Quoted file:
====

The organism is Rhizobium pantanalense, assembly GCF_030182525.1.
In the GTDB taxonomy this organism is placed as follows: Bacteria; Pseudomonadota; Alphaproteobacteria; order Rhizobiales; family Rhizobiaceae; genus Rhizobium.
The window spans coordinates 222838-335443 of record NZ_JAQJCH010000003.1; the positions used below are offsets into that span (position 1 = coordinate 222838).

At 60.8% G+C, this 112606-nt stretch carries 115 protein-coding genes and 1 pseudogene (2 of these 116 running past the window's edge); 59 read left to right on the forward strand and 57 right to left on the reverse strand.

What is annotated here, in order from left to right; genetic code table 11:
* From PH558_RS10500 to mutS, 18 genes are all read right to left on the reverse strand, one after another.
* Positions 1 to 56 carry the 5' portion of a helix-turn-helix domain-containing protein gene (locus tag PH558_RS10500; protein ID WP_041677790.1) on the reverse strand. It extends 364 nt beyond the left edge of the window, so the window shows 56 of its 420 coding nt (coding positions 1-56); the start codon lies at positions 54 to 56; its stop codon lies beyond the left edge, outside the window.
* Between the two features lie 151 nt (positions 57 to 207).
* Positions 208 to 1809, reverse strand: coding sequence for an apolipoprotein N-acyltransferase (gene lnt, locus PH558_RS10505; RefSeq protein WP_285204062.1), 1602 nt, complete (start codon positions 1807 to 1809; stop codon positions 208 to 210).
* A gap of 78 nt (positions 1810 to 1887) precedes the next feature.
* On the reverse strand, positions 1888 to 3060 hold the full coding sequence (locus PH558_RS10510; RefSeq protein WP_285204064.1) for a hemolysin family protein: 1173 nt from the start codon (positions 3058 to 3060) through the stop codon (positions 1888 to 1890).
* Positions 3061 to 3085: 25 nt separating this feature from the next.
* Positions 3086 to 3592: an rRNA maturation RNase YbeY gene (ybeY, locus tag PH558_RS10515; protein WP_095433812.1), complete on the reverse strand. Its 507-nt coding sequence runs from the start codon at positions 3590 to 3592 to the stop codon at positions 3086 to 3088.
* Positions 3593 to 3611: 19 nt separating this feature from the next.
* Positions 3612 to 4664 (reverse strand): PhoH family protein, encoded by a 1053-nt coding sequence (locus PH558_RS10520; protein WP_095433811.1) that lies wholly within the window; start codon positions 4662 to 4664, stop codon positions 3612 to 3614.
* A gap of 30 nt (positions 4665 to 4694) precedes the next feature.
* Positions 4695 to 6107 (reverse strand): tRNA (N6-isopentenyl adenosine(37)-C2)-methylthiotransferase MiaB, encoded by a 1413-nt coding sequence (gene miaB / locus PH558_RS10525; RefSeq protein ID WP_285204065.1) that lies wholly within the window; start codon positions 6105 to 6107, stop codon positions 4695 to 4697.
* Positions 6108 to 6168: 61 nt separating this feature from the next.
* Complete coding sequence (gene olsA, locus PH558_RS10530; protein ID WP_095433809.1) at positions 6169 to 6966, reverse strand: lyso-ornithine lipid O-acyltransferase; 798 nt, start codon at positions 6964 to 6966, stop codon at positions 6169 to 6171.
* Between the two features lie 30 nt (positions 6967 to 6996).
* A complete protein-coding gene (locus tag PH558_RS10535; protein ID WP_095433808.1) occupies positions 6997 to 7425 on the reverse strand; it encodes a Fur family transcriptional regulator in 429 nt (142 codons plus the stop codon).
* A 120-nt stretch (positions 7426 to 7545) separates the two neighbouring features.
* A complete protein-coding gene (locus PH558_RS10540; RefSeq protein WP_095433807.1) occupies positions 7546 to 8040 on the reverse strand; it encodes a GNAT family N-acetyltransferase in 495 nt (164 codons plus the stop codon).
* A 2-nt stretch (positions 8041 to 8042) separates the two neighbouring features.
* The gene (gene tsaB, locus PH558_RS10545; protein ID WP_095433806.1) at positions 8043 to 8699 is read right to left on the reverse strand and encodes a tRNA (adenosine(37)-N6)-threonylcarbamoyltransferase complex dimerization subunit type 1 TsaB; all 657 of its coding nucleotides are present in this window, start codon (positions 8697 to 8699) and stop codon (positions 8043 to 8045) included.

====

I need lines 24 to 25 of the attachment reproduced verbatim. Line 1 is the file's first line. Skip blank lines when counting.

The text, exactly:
* A 2-nt stretch (positions 8041 to 8042) separates the two neighbouring features.
* The gene (gene tsaB, locus PH558_RS10545; protein ID WP_095433806.1) at positions 8043 to 8699 is read right to left on the reverse strand and encodes a tRNA (adenosine(37)-N6)-threonylcarbamoyltransferase complex dimerization subunit type 1 TsaB; all 657 of its coding nucleotides are present in this window, start codon (positions 8697 to 8699) and stop codon (positions 8043 to 8045) included.